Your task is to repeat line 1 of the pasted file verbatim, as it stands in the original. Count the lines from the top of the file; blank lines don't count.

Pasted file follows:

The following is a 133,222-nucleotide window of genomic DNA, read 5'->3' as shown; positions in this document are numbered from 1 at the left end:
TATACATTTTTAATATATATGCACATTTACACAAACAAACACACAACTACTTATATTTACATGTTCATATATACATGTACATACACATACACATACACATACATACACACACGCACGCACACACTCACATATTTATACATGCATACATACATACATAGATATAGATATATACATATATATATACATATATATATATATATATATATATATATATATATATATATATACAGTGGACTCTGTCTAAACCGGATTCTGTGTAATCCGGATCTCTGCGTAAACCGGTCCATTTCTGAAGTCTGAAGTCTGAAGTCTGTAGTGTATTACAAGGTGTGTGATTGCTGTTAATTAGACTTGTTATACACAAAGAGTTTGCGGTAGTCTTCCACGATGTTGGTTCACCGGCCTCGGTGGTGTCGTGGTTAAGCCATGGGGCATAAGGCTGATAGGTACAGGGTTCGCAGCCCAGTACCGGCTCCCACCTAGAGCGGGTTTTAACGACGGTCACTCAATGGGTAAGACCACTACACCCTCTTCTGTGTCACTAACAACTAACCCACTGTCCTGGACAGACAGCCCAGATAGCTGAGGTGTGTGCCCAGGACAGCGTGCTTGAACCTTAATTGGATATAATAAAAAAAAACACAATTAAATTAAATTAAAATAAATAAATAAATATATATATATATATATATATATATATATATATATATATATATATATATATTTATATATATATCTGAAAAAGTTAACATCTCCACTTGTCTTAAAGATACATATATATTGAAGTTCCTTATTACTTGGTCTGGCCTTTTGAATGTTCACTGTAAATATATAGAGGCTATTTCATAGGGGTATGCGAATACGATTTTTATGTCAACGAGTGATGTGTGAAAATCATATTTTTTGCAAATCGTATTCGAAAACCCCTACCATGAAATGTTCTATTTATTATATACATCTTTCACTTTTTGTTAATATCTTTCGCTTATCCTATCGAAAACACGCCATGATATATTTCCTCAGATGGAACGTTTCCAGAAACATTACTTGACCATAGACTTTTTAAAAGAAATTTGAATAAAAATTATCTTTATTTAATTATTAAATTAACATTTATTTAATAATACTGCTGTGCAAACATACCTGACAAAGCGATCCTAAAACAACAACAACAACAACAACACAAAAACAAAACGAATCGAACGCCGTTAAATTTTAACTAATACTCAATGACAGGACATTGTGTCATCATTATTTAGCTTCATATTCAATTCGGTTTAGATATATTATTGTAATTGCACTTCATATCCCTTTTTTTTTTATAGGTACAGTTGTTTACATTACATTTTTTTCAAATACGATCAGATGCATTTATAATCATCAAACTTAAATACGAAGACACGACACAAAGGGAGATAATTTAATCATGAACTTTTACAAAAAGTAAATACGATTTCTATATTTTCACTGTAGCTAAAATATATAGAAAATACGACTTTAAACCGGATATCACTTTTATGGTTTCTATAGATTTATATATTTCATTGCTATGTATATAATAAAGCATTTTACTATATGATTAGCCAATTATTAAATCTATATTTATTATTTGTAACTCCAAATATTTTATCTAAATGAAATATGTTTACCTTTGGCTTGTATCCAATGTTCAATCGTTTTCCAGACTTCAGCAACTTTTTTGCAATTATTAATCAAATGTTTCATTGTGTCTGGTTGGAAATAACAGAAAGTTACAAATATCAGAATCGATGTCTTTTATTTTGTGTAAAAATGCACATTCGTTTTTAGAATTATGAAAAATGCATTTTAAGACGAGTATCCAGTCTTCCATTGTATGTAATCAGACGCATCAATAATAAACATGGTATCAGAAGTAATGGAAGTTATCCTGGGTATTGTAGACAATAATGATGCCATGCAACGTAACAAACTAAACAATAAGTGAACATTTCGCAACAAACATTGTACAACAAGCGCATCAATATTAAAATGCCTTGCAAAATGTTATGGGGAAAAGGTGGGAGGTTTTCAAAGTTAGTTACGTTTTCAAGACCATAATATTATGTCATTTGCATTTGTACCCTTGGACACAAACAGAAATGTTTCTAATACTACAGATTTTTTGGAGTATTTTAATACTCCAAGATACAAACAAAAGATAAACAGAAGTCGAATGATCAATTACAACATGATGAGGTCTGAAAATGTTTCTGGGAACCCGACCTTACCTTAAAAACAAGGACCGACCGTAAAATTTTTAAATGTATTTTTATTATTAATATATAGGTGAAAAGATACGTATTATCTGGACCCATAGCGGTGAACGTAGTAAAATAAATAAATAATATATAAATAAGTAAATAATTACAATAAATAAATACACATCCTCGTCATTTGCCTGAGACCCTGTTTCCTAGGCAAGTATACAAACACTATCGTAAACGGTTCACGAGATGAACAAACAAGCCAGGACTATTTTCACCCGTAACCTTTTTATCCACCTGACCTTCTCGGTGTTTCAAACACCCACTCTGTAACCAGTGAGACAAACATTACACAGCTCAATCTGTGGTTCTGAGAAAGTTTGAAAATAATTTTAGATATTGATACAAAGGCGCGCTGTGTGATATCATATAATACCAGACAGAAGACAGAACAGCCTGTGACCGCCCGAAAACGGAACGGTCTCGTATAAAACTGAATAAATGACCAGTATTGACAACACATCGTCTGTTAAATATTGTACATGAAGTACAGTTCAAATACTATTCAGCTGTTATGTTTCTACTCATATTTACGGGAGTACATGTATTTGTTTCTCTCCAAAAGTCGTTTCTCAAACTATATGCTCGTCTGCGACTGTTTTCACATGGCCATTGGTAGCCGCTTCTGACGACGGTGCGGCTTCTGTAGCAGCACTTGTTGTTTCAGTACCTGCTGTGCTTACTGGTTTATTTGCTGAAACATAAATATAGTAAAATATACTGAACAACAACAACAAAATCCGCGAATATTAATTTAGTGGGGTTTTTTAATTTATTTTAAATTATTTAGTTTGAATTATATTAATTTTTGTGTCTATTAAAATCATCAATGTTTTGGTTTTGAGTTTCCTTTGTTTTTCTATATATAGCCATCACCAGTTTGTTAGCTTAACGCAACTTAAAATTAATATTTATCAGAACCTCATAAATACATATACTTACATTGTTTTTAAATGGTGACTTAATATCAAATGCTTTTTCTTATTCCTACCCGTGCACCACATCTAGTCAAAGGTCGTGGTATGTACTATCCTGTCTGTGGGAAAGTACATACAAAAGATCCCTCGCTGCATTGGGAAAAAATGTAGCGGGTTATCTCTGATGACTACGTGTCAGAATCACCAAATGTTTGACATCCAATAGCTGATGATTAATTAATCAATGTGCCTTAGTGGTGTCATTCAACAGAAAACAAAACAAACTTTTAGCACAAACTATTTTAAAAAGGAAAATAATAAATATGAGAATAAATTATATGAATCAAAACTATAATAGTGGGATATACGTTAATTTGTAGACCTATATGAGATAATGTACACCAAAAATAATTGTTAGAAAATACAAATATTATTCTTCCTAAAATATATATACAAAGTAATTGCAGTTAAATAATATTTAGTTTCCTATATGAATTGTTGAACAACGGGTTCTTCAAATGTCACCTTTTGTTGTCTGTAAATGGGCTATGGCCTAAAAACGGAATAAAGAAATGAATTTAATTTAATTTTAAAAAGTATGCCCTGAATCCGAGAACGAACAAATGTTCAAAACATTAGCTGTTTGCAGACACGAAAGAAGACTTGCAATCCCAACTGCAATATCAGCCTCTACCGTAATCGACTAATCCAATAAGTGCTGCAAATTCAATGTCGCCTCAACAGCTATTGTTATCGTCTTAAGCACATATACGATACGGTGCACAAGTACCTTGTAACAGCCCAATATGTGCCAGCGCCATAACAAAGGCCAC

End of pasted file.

The following is a 133,222-nucleotide window of genomic DNA, read 5'->3' as shown; positions in this document are numbered from 1 at the left end: